Ways to “Memorize” a Presentation
Many people feel pressured to memorize their presentations. That’s completely understandable because if you’ve worked hard preparing a talk, you want to make sure you’re not forgetting those key ideas. However, I usually advise against memorizing a talk because when you worry about getting every word correct it can take your focus away from the main goal of the presentation — connecting to your audience. Instead of worrying about remembering every word, here are three alternative ways to prepare for a talk:
1. Change “memorize” to “familiarize”
Instead of memorizing, think of it as “storytelling”. For example, when you go to a small get together, you often tell stories without practicing every word in the story. Instead, you think about how the story starts, where something changes, and specific points you want to highlight. Each time you tell this story, you realize some points you want to say a little differently or put more emphasis on. That’s how you should think of preparing for a presentation. It’s not about getting everything perfect — it’s about knowing the order of your story and certain points that will make an impact.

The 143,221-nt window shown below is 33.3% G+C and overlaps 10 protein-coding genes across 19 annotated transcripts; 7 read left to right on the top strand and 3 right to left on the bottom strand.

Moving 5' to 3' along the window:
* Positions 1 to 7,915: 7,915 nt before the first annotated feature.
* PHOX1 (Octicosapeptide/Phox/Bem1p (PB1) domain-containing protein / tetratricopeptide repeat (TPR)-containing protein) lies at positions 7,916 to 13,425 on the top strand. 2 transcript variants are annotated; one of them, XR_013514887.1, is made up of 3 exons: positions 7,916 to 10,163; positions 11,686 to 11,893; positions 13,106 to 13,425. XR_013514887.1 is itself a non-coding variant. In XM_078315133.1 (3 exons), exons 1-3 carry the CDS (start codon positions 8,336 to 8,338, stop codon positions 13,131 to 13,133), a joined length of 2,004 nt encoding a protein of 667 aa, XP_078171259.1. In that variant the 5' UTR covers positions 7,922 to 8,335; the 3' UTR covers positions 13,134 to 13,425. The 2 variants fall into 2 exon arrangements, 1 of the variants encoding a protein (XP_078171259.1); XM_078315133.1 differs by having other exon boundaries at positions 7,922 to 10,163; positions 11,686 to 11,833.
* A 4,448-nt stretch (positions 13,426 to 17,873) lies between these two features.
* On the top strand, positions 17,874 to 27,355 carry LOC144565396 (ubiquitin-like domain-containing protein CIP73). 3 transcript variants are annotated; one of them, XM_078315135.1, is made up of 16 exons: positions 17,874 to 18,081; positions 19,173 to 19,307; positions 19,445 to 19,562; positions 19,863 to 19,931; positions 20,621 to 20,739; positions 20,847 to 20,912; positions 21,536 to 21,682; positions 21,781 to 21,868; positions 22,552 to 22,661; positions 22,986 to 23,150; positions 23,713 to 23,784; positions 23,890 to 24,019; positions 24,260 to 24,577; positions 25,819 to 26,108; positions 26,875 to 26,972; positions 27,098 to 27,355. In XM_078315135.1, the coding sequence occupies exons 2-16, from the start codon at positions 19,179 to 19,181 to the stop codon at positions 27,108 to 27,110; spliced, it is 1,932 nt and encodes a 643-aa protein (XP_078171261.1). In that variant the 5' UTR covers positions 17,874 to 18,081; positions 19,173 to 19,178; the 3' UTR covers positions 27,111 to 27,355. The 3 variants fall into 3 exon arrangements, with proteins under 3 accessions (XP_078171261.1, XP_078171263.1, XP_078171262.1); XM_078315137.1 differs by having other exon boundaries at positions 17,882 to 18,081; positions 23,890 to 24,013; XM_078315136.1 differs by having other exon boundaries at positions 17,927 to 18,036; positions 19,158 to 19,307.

2. Practice key moments
An audience pays the most attention during the introduction, transitions, and conclusion of a talk. Therefore, those are the parts I practice the most. If you know how you want to start your talk, how the ideas connect, and the last idea you want to share, you’ll be adequately prepared. As long as those moments are polished, you will leave the audience with a professional impression of your speech.
3. Practice without looking at the slides
Most people practice presentations staring at their screen. Then, when they go to give a talk, they get thrown off because their view has changed. That’s because when you’re talking to an audience, there are far more variables to look at. Therefore, I recommend practicing in different environments. That way, when you give your talk, you’ll have an easier time remembering your content.
Instead of worrying about “memorizing” a talk, think about telling a story, rehearse the main sections, and practice without looking at your slides. This way you can still feel prepared before your talk and you can focus on the main reason you’re there — to share your ideas with your audience in the best possible way.
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Bri McWhorter is the Founder and CEO of Activate to Captivate.